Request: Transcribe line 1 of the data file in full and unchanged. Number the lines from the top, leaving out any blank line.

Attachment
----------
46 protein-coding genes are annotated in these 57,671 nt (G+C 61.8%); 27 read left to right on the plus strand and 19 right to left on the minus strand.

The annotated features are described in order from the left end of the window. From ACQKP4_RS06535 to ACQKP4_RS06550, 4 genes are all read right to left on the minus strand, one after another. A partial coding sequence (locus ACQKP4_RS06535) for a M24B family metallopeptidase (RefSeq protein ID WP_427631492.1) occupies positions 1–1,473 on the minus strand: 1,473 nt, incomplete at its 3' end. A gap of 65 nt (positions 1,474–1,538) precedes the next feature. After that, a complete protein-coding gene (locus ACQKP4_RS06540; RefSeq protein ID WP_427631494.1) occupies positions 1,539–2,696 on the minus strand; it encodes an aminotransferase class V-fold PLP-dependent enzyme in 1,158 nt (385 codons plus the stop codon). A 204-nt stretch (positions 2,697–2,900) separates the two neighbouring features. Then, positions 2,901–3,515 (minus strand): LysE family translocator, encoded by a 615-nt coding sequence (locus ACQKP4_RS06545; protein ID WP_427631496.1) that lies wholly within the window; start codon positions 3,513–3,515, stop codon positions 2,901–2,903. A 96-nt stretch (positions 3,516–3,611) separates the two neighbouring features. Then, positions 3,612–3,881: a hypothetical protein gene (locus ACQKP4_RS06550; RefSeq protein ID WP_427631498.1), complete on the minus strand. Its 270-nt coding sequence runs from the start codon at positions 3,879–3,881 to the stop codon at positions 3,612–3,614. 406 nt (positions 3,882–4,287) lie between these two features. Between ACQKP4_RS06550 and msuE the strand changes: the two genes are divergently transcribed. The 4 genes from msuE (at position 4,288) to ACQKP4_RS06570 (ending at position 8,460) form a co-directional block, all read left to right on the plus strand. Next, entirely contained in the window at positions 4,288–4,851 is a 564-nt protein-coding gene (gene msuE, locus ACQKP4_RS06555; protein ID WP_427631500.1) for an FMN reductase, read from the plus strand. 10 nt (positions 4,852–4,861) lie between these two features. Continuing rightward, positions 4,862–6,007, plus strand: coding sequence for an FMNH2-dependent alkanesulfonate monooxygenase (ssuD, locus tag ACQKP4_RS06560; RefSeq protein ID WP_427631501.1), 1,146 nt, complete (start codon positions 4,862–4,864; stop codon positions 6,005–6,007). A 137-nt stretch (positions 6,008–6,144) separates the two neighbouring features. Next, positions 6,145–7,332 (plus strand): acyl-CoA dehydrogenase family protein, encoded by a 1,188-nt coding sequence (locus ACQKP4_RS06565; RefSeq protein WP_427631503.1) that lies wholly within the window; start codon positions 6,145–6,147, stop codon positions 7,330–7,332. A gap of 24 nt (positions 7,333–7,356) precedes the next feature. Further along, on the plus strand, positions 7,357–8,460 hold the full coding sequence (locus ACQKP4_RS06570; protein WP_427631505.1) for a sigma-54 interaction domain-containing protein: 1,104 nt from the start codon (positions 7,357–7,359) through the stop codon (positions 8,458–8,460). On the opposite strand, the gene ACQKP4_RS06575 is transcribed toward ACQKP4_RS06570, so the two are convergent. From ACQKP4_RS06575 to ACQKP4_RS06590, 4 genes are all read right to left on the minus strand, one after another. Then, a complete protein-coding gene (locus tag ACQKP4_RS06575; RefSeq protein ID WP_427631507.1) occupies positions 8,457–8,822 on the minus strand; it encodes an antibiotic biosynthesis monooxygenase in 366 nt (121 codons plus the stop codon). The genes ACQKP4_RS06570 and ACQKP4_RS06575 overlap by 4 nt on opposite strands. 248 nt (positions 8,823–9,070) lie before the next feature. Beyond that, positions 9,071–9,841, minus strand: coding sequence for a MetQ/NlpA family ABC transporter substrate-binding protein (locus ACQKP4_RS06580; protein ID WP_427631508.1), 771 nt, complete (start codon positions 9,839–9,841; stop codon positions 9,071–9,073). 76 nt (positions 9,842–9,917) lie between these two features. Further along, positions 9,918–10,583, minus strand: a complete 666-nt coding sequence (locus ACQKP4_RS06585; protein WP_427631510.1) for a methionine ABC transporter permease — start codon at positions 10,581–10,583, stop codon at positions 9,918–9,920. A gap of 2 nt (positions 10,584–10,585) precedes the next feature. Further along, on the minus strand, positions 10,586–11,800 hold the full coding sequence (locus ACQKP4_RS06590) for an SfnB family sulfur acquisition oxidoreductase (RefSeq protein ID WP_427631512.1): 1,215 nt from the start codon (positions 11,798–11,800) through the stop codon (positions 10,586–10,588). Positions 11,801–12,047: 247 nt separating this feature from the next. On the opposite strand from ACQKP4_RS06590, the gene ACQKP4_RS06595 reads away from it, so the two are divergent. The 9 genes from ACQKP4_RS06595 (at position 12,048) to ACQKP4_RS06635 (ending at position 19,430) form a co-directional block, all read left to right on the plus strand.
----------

46 protein-coding genes are annotated in these 57,671 nt (G+C 61.8%); 27 read left to right on the plus strand and 19 right to left on the minus strand.